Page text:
Hormone ‘issues’ have become a norm in our society.
In fact, 150 million women in the U.S. are using birth control pills; many of these women for something other than ‘family planning’.
Lack of menstrual cycles, extreme cases of PMS, irregular cycles, hormone imbalances and more, are considered nothing more than common occurrences that are ‘easily’ corrected with the pill or prescription medication.
However…this is just not the case.
‘Hormonal imbalance’ and ‘normal’ is like saying ‘Eating Big Macs’ is ‘normal’, or getting the majority of your nutrients from packaged, processed and frozen foods is ‘normal’…it’s not.
While there are some genetic links to hormonal imbalances, more commonly, hormonal imbalances are directly attributed to a slew of lifestyle factors that, over time, have caused dysfunction in your hormone regulation.
Before my research frenzy into the answers behind hormonal irregularities—and the ‘cures’—I struggled for years with irregular menstrual cycles.
It may not be the ‘sexiest’ topic to talk about (menstruation), but due to years of living with a chronic eating disorder, and extremely malnourished (a constant 14-year restriction diet), it’s safe to say that my hormones took a hit.
I didn’t get my first period until age 16, and over the years, off and on, lost it, got it back, lost it, got it back…to the point that my hormones were completely ‘shot.’
Because, rather than ‘preparing my body for child bearing’—my body, and its hormones, was far more concerned with that basic processes of keeping it ‘going’. My cortisol levels (stress hormones) were also stressed to the max, leading to some pretty serious adrenal fatigue (another topic for another day).
Long story short?
I was not a ‘Fertile Myrtle.’
Many times, doctors talked about putting me on ‘the pill’—but each and every time, they would counter their decision, deciding I really wouldn’t benefit from it at such a low weight anyways.
What I have learned since that time?
Endocrine (i.e. hormonal) conditions really should not be pharmaceutically or even ‘naturally’ supplemented, really until the foundational issues have been addressed first.
With the hormonal imbalances present, simply popping a pill to ‘correct’ those imbalances is more like band-aiding the problem, or symptoms, rather than addressing the root cause(s).
It tugs at my heart to see hormonal birth control handed out like candy to women who are in similar shoes – who really don’t require birth control (i.e. family planning), but only need to regulate their cycles and hormones.
ACCORDING TO A LOT OF DOCTORS:
Have acne? Take the pill.
Crazy PMS? Take the pill.
Irregular cycles? Take the pill.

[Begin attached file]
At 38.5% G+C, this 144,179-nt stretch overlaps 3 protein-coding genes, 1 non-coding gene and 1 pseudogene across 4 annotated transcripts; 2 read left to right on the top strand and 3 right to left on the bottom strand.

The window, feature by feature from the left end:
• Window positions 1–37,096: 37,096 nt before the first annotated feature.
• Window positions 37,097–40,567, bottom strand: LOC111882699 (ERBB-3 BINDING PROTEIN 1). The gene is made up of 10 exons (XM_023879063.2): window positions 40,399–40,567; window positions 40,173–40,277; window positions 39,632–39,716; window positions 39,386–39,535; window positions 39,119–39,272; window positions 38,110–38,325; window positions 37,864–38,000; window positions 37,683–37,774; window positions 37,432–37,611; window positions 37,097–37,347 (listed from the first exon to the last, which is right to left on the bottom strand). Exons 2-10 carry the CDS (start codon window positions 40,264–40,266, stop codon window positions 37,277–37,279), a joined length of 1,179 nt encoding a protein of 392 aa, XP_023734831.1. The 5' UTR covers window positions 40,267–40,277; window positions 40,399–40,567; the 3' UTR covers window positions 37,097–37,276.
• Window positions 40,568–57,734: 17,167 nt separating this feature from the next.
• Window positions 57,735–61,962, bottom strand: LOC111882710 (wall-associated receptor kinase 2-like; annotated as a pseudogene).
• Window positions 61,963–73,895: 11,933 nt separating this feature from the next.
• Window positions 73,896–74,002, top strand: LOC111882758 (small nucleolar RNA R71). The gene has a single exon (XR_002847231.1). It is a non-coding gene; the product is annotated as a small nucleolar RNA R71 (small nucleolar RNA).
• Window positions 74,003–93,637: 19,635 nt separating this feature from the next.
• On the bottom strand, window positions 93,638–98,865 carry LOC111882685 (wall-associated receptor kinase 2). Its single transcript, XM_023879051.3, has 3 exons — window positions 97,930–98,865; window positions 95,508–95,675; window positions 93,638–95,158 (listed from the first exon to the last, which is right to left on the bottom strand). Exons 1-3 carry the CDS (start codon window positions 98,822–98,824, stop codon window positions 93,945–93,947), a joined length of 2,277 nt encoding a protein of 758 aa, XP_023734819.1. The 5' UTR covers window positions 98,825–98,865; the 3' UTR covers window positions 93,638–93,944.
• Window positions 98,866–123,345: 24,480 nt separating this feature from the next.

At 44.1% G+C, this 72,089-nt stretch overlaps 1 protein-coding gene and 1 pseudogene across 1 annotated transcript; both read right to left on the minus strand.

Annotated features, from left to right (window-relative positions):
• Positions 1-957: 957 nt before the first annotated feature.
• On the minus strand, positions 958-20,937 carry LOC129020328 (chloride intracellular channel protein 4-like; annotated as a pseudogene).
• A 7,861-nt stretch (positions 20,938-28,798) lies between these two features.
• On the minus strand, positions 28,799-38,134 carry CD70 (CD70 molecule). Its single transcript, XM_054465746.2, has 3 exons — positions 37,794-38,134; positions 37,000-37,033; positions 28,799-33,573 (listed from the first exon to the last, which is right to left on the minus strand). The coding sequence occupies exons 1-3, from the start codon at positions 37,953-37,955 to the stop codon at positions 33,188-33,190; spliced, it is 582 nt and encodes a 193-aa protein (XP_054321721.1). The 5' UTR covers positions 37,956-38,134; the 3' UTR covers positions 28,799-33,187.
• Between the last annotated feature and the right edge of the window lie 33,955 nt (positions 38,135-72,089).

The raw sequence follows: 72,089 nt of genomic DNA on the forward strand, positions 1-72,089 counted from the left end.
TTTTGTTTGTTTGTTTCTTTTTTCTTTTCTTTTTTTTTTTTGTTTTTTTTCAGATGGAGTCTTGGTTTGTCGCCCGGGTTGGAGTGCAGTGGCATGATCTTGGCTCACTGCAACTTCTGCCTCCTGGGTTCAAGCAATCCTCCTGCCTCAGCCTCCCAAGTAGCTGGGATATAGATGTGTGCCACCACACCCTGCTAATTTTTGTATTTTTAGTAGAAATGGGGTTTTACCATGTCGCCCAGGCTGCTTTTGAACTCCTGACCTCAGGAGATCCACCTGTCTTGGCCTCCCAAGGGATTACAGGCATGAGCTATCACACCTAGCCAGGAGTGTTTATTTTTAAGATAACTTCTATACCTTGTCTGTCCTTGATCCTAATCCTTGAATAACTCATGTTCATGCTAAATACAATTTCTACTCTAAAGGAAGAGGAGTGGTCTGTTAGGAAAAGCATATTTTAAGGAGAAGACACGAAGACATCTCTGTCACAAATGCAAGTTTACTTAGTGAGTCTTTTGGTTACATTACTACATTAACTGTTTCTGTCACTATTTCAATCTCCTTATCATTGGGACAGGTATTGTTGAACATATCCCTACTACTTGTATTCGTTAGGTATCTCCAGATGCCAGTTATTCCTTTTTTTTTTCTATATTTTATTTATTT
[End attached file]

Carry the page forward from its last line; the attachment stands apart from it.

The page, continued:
Don’t want to get pregnant? Take the pill.
Wait a second…
In my practice, I have witnessed, first hand, many endocrine issues being corrected by simply:
- Addressing nutrient deficiencies and ‘under-eating’ (caloric deficits)
- Supporting digestion and elimination
- Balancing essential fats and proteins
- Addressing and managing stress and chronic fatigue, and anxiety
- Getting clients off sugar and other stimulants
For instance: Essential fats.
Essential fats are crucial in hormonal issues. And, often times, women are not consuming enough of these wonderful nutrients.
All of the body’s cells have a lipid (fatty) membrane structure. Hormone receptors are located within this fatty membrane.
With an essential fatty acid imbalance, however, the membrane receptors for those hormones do not function properly, leading to interference with the hormonal signal transmitted to the target cells.
Another example: Dietary deficiencies.
Some hormones are made from amino acids (proteins), such as tyrosine or tryptophan; others have critical mineral components (lots of veggies and fruits), and others, the steroid hormones, are made from cholesterol (egg yolks, animal fats, coconut products).
When there is a dietary imbalance, or the inability to absorb protein, fats or minerals, the hormonal system suffers. To add hormonal drugs, or even supplements and herbs, when nutritional deficiencies are present, is simply poor protocol and unsubstantiated science.
I won’t get to scientific with you, but really, the first questions that must be addressed with all hormonal imbalances, include:
- Do you, the individual, digest and absorb appropriately?
- Is there a Candida or other fungal problem?
- Are parasites involved?
- Do you consume high amounts of sugar and caffeine?
- Are you eating enough to support vitality, energy and metabolic function?
- Do you rely primarily on artificial and processed foods? (even diet foods, bars, powders)
- Do you have high-stress, anxiety or are you burning a candle at both ends of the spectrum?